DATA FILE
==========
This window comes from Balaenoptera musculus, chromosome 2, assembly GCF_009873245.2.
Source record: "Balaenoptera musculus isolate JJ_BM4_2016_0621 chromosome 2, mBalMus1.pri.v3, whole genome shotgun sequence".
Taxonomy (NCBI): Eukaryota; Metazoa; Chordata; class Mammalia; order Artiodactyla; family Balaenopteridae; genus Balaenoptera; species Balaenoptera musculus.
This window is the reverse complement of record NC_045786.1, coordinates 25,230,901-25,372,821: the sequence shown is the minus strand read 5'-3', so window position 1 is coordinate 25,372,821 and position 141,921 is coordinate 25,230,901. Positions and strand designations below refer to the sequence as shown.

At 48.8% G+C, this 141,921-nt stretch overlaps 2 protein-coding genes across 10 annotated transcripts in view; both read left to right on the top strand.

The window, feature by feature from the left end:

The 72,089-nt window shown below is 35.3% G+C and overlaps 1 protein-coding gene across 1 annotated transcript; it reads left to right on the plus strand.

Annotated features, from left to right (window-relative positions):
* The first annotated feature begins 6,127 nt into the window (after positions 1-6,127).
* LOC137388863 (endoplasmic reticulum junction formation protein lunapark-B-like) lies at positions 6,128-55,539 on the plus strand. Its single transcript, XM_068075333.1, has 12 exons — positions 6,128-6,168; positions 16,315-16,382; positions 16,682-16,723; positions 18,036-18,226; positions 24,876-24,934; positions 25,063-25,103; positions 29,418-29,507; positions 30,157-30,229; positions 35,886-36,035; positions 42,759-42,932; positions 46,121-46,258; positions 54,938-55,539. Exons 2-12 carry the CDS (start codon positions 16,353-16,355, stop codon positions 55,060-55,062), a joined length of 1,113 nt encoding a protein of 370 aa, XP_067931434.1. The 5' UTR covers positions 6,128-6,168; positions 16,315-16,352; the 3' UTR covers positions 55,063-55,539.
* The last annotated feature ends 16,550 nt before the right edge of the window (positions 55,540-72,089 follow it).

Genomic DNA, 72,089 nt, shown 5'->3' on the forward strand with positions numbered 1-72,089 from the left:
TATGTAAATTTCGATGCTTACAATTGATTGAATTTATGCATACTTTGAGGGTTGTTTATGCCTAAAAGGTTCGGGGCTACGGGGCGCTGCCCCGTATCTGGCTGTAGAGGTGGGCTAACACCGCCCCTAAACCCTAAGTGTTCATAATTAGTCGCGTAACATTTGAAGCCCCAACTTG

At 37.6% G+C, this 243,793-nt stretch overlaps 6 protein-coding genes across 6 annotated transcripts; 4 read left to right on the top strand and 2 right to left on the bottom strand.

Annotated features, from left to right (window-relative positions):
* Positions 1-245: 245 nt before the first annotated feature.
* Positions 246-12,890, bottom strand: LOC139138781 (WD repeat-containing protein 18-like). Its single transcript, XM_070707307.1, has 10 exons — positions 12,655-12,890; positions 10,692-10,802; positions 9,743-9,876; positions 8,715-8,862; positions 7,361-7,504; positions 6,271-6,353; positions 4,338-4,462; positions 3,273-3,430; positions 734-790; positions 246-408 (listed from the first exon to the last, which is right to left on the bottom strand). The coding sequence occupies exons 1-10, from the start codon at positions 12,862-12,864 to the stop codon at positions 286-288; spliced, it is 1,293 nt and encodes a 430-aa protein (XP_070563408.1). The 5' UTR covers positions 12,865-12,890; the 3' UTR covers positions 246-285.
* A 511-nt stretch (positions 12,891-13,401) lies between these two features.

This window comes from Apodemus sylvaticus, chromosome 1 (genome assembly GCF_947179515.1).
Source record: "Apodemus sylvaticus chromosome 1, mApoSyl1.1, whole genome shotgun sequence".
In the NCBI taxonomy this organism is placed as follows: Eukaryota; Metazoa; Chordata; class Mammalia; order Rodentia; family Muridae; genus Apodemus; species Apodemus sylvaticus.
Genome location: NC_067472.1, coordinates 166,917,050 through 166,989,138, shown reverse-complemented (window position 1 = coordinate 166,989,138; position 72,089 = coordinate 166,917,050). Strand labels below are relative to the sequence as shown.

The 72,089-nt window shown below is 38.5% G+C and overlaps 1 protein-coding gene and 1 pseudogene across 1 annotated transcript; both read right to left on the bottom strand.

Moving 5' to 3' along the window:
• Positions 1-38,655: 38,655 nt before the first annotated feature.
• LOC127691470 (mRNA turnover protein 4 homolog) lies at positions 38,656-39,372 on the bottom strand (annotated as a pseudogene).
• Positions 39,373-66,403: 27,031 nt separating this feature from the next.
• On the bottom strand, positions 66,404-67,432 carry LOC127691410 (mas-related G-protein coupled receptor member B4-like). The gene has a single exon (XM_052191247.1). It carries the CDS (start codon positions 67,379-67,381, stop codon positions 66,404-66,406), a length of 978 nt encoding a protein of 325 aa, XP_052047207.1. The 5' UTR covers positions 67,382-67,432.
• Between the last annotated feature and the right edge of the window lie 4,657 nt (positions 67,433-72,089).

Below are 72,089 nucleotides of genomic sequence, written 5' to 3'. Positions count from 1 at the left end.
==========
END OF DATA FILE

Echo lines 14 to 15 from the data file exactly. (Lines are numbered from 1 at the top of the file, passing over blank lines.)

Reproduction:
At 37.6% G+C, this 243,793-nt stretch overlaps 6 protein-coding genes across 6 annotated transcripts; 4 read left to right on the top strand and 2 right to left on the bottom strand.

Annotated features, from left to right (window-relative positions):